Sarah M. Broom

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Sarah M. Broom
Broom stands behind a podium and speaks into the microphone. She wears a peach silk dress. She has brown skin and her hair is styled in a bun on top of her head.
Broom at the 2019 National Book Awards
Born (1979-12-31) December 31, 1979 (age 42)
Alma materUniversity of North Texas
University of California, Berkeley
Notable worksThe Yellow House (2019)
Notable awardsNational Book Award for Nonfiction (2019)
SpouseDee Rees

Sarah Monique Broom (born December 31, 1979)[1] is an American writer. Her first book, The Yellow House (2019), received the National Book Award for Nonfiction.[2]

Early life and education[edit]

Broom was born on December 31, 1979[1] and raised in New Orleans, the youngest of twelve children. After attending Word of Faith Academy,[2] she studied anthropology and mass communications at the University of North Texas.[3] Broom also holds a master's degree in Journalism from the University of California, Berkeley and has taught at the Columbia University School of the Arts.[4]


After publishing in a variety of journals, including the New York Times Magazine, the New Yorker, and O, the Oprah Magazine, she received a 2016 Creative Nonfiction Grant from the Whiting Foundation.[5] Broom has also been named a finalist for the New York Foundation for the Arts Fellowship in Creative Nonfiction and awarded fellowships at Djerassi Resident Artists Program and the MacDowell Colony.[6]

The Yellow House[edit]

Broom's first book The Yellow House, was published by Grove Press on August 13, 2019,[7] following the publication of an early excerpt in the New Yorker in 2015.[8]

In advance of its publication, Broom's debut memoir, The Yellow House, received positive attention from a number of outlets. In a pre-publication review, Dwight Garner of The New York Times wrote, "This is a major book that I suspect will come to be considered among the essential memoirs of this vexing decade."[9] In The New York Times Book Review, Angela Flournoy called it “an instantly essential text.”[10] Speaking of Broom in advance of The Yellow House's publication, novelist and Believer magazine co-founder Heidi Julavits remarked, "I already consider her to be one of America's most important and influential writers."[7] The Star Tribune opined that Broom's book had “essentially told the story of black America in one fell swoop.”[11] Other publications to declare the book's importance included Publishers Weekly[12] and Kirkus Reviews.[13] Quoting the book itself, Kirkus Reviews opined that The Yellow House reflected the author's attempt "to reckon with 'the psychic cost of defining oneself by the place where you are from,'" adding that "Broom's lyrical style celebrates her family bonds, but a righteous fury runs throughout the narrative at New Orleans' injustices, from the foundation on up."[13] In advance of The Yellow House's publication, it had been listed as a notable book by The New York Times,[14] Entertainment Weekly,[15] Time,[16] and the Washington Post,[17] and further recommended by Ms.,[18] and author Lisa Taddeo,[19] among others.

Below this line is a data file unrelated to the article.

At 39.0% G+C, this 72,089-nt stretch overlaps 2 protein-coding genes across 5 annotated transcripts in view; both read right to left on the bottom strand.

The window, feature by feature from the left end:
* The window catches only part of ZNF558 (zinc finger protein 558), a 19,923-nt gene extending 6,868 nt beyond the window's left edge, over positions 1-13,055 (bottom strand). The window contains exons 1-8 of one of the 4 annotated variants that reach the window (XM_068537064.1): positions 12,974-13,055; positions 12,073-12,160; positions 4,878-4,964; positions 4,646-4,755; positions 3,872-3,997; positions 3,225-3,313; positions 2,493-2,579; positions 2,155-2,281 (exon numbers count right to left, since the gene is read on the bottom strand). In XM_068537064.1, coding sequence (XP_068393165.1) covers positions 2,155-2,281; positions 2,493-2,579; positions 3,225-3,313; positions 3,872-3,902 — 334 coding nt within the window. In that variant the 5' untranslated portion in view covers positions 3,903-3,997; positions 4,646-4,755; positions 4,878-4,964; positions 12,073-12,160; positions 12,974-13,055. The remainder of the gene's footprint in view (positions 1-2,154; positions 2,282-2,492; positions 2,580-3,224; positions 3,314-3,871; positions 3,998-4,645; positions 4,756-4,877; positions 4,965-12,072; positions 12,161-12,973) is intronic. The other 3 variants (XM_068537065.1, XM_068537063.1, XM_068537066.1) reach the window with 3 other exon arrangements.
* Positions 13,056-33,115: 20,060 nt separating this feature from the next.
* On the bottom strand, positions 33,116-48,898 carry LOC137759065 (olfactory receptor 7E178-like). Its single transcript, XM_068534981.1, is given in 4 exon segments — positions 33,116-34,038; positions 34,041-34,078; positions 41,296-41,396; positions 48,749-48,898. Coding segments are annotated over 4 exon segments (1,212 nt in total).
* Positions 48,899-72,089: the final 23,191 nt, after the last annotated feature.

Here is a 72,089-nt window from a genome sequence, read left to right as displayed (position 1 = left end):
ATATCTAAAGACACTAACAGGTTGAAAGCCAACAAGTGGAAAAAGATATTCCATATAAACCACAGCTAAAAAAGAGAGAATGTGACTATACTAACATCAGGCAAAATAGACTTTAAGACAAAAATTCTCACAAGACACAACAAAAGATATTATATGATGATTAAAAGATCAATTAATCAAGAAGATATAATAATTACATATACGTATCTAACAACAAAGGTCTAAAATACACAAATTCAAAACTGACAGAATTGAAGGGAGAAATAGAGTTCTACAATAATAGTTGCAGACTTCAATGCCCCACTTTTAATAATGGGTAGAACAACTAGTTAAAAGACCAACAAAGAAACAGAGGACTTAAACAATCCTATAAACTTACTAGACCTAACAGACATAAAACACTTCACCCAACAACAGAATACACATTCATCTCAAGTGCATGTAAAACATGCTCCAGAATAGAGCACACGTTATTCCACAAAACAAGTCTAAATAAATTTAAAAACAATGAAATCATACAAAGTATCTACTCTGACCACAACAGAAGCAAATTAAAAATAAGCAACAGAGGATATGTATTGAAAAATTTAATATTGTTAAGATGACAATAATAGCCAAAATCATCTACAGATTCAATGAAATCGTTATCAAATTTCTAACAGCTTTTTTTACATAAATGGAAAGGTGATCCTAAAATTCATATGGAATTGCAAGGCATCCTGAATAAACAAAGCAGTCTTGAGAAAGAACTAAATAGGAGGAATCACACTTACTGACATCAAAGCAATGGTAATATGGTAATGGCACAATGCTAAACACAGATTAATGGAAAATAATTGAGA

Personal life[edit]

Broom lives in Harlem, New York with her wife Dee Rees.[20][21]




  1. ^ a b "Two books that remind us of the importance of memories". The News-Gazette. Retrieved 2019-11-23.
  2. ^ a b "New Orleans author Sarah Broom wins National Book Award for memoir 'The Yellow House'". November 21, 2019. Retrieved November 23, 2019.
  3. ^ "Sarah M. Broom on Building Her Book Like a House". Literary Hub. 25 September 2019. Retrieved 2019-11-23.
  4. ^ "Sarah M. Broom". Columbia - School of the Arts. Retrieved 2019-08-01.
  5. ^ "Sarah M. Broom". Retrieved 2019-08-01.
  6. ^ "Sarah M. Broom". Grove Atlantic. Retrieved 2019-08-01.
  7. ^ a b The Yellow House | Grove Atlantic.
  8. ^ Broom, Sarah M. (2015-08-17). "The Fate of a Family Home After Katrina". The New Yorker. ISSN 0028-792X. Retrieved 2019-08-01.
  9. ^ Garner, Dwight (2019-08-05). "'The Yellow House' Is a Major Memoir About a Large Family and Its Beloved Home". The New York Times. ISSN 0362-4331. Retrieved 2019-08-05.
  10. ^ Flournoy, Angela (2019-08-09). "After Hurricane Katrina, How Do You Return Home When Home No Longer Exists?". The New York Times. ISSN 0362-4331. Retrieved 2019-08-13.
  11. ^ "Review: 'The Yellow House,' by Sarah Broom". Star Tribune. Retrieved 2019-08-13.
  12. ^ "Nonfiction Book Review: The Yellow House by Sarah M. Broom". Retrieved 2019-08-01.
  13. ^ a b THE YELLOW HOUSE by Sarah M. Broom | Kirkus Reviews.
  14. ^ Khatib, Joumana (2019-07-31). "11 New Books to Watch For in August". The New York Times. ISSN 0362-4331. Retrieved 2019-08-01.
  15. ^ "Happy August! Here are this month's 20-must reads". Retrieved 2019-08-01.
  16. ^ "Here Are the 11 New Books You Should Read in August". Time. Retrieved 2019-08-01.
  17. ^ Patrick, Bethanne (2019-07-30). "The 10 Books to Read in August". Washington Post.
  18. ^ "August 2019 Reads for the Rest of Us – Ms. Magazine". Retrieved 2019-08-01.
  19. ^ "'Three Women' author Lisa Taddeo answers EW's burning questions". Retrieved 2019-08-01.
  20. ^ "Sarah M. Broom". Texas Book Festival. Retrieved 2019-11-23.
  21. ^ Wortham, Jenna (February 6, 2020). "Dee Rees and the Art of Surviving as a Black Female Director". The New York Times Magazine. Archived from the original on April 26, 2020. Retrieved May 13, 2020.
  22. ^ "The 2019 National Book Awards Finalists Announced". National Book Foundation. 2019-10-07. Retrieved 2019-10-09.

External links[edit]